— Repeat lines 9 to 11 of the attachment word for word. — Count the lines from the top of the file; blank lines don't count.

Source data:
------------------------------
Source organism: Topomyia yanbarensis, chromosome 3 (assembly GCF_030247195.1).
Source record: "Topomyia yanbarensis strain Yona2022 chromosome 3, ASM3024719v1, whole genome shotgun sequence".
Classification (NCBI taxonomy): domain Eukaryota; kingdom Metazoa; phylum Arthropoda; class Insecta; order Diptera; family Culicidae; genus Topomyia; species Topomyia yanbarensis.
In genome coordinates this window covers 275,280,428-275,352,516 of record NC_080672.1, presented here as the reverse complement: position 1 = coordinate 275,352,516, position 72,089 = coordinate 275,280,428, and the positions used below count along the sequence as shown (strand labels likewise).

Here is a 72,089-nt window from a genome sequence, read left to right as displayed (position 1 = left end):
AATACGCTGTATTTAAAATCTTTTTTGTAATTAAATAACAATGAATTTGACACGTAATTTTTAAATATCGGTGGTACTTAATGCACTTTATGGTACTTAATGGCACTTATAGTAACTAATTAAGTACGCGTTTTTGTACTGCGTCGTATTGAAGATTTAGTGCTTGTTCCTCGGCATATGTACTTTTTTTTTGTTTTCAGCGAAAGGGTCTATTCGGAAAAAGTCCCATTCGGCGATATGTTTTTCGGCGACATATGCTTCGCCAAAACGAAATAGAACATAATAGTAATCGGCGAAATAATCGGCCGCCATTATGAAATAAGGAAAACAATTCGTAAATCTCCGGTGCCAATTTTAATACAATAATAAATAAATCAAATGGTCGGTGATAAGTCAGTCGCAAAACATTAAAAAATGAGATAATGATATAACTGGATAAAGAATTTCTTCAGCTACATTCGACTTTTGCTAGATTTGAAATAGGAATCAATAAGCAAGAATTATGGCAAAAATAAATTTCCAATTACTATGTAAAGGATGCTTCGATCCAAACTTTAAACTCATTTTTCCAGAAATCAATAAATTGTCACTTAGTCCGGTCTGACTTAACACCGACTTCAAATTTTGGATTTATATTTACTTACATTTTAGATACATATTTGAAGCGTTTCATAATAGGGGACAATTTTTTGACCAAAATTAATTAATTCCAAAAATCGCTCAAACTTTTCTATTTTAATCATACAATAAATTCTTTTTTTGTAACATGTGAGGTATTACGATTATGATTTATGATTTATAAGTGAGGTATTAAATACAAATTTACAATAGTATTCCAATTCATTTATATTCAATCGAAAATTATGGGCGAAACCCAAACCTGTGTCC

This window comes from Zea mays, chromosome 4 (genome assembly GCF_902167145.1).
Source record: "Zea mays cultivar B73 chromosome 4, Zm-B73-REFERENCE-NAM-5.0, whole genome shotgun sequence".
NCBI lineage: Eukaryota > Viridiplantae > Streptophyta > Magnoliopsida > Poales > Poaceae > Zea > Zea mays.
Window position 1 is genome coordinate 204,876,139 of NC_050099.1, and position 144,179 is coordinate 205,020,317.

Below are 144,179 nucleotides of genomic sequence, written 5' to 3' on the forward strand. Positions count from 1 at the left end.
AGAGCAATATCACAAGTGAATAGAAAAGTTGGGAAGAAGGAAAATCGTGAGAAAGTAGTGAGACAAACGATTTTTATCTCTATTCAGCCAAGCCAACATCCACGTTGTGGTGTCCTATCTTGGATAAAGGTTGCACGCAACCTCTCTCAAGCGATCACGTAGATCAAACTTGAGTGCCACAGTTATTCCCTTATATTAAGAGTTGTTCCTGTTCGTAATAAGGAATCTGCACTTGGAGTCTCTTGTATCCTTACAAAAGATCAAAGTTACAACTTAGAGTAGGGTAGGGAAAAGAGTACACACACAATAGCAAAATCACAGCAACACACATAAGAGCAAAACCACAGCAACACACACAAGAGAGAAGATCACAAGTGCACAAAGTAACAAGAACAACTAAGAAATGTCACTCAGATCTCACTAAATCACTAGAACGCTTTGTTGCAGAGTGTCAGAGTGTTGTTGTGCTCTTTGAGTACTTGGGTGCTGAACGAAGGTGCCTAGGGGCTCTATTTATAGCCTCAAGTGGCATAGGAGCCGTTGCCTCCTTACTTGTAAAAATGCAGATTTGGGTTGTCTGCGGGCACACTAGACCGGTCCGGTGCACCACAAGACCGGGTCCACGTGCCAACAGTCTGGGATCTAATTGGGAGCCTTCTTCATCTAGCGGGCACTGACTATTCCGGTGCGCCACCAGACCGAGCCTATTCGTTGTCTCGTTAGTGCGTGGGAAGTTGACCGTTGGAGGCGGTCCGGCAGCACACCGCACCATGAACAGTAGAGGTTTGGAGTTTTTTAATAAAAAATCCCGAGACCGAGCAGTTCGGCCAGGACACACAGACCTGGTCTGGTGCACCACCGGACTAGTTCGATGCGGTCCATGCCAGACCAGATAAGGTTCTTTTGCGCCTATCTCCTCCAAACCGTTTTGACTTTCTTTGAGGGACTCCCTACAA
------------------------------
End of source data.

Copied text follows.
NCBI lineage: Eukaryota > Viridiplantae > Streptophyta > Magnoliopsida > Poales > Poaceae > Zea > Zea mays.
Window position 1 is genome coordinate 204,876,139 of NC_050099.1, and position 144,179 is coordinate 205,020,317.

Below are 144,179 nucleotides of genomic sequence, written 5' to 3' on the forward strand. Positions count from 1 at the left end.